Archives for April 2017

Natural Playground Provides Ever-changing Experiences

Natural Playground_1By Renee Hennessy, Preschool Director

Our natural playground is always changing as we continuously work on ways to improve the outdoor experience for our youngest students. Each day our teachers prepare the playground with manipulatives and other interesting materials to enhance the play experience while enjoying the outdoors. Activities include preparing the sinks in our mud kitchen with water, setting up dinosaur digs in our sand pit, painting, drawing with chalk, and constructing a bridge with logs and blocks. Oh, and let’s not forget observing the plants in our garden and the insects we encounter all around us! The playground is an extension of our classrooms, a place for imaginative play, and a place to connect with nature.

This week we planted sunflowers and a few vegetables in our garden box. Most of the children eagerly helped to prepare the ground for our seeds. Children are very interested in using tools and doing work they see adults do, and they are very capable of helping. Some of the children recall planting last year and the beautiful sunflowers that greeted them in August. I overheard several children say that they have never planted a seed before. I hope this is an experience they will always remember. Thank you to 8th graders Owen Carey and Luis Reyes for helping us prep the ground. Also, a BIG thank you to Alex Taylor’s 6th graders for helping!  They were very enthusiastic volunteers and many of them “remember” being in preschool. We recommend the children’s book If You Plant a Seed by Kadir Nelson to read to your preschooler. The delightful illustrations and storyline that embeds generosity and compassion into a garden tells an important story about kindness.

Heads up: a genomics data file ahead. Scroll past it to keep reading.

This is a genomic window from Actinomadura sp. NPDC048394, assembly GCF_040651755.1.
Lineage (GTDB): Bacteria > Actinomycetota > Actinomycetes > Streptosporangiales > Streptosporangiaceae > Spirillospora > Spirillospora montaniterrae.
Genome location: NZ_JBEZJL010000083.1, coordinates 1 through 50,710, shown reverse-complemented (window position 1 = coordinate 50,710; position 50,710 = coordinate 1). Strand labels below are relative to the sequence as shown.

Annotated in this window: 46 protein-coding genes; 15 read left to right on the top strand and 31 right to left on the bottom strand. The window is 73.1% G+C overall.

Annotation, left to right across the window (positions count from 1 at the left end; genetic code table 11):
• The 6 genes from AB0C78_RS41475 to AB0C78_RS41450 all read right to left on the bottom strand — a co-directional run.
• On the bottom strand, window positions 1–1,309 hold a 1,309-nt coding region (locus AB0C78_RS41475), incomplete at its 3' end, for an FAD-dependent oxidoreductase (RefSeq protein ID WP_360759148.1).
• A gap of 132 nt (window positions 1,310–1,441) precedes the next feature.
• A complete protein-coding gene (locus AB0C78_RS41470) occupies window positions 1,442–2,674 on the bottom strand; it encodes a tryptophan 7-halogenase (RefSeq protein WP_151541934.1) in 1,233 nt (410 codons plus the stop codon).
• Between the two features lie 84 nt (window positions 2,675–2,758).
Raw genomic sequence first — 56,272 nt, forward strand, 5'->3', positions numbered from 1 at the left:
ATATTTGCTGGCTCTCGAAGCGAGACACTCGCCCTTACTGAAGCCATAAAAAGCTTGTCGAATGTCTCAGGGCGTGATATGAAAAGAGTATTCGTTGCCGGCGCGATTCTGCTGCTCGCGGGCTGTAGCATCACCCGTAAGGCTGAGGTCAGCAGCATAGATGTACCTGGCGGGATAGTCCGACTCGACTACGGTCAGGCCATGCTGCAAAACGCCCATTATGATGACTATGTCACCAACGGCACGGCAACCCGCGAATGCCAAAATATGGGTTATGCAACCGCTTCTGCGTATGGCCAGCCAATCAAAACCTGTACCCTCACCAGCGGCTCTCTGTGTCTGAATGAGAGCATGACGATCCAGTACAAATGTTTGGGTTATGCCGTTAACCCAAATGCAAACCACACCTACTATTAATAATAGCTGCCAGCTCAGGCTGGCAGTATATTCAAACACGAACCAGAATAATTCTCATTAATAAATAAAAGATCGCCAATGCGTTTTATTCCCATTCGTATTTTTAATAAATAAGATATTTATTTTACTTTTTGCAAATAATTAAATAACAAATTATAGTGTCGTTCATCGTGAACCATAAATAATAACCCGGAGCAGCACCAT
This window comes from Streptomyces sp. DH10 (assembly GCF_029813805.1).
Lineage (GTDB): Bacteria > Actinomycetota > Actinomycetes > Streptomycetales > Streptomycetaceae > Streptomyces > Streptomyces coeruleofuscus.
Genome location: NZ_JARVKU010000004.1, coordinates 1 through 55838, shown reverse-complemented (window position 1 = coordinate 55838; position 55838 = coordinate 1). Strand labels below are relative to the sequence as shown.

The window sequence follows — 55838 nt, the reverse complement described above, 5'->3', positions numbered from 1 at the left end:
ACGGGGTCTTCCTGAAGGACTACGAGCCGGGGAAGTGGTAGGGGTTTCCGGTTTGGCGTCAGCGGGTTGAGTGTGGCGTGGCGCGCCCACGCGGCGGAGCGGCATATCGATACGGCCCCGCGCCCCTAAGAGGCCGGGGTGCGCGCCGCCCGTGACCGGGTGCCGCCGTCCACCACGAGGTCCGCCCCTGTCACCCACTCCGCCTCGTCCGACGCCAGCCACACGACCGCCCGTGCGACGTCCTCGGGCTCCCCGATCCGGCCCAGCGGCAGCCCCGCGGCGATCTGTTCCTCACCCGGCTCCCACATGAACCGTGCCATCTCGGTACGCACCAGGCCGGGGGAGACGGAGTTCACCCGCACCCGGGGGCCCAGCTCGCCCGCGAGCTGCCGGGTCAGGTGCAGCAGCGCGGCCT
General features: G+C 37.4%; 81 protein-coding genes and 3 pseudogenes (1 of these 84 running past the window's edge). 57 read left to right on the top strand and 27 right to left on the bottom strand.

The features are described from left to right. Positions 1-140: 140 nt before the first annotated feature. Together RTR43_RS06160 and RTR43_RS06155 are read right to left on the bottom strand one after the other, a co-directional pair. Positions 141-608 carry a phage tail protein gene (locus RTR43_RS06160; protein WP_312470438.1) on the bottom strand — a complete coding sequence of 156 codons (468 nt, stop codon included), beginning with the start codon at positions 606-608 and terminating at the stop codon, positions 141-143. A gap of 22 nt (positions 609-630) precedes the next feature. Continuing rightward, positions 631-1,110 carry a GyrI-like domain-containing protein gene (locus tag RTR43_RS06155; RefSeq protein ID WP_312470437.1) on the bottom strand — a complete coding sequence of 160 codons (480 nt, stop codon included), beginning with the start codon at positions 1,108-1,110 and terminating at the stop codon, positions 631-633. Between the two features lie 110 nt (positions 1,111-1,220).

Preschool Idlewild Butterfly Farm visit_1This morning we had a visit from Idlewild Butterfly Farm and the preschoolers loved getting to see the different kinds of insects. Visit the photo gallery for more pictures from this fun-filled experience!

Don’t let the rainy forecast keep you away from one of Louisville’s Kentucky Derby traditions this weekend: the Cherokee Triangle Art Fair. Our Preschool’s very talented Paul Harshaw will have his own booth displaying his wonderful paintings that are perfect for a child’s room or playroom.  I’m sure your child would love to see him in his other element – the art world!

If you are considering going to the Pegasus Parade, the best spot on the route, in my opinion,  is our Downtown Campus. I have taken my son to view the parade there several times when he was younger and it offered easy access to parking (right next to the school), restrooms (no long lines), food, and being with other St. Francis School families, which made it a great experience for us. And if it wasn’t already great enough, now there are bouncy houses! You can register for tickets here.

Mark your calendars for our Grandparents’ Day Tea and Preschool Derby Races next Wednesday, May 3rd. A parade of class floats will begin promptly at 11:00 a.m. Afterwards we will “Run for the Roses” by class, beginning with the Twos, and then join our special guests in our classrooms for refreshments.

Special Moments from the Week

ERB TestingBy Reed Gabhart, Head of Goshen Campus

This has been a week contrasted by the seriousness of ERB standardized testing for our 5th – 7th grade students versus the frivolity of many other things I witnessed on the Goshen Campus as we continue to wind down another great year. On the one hand, the Middle School wing has been very quiet as our students gripped their No. 2 pencils with earnest and took on the ERBs for the first two periods of the day. Not exactly their favorite St. Francis activity, but I think they do understand that these tests are a fact of life, and one they will face many times in their academic and professional careers. What I hope they also appreciate is the fact that we don’t dwell on or obsess about these tests and create undue pressure for them. We complete them, do our best, learn from them, and move on. As it should be.

Brownie Troop_4x6Conversely, while navigating around the campus this week, I’ve seen or taken part in the following fun moments: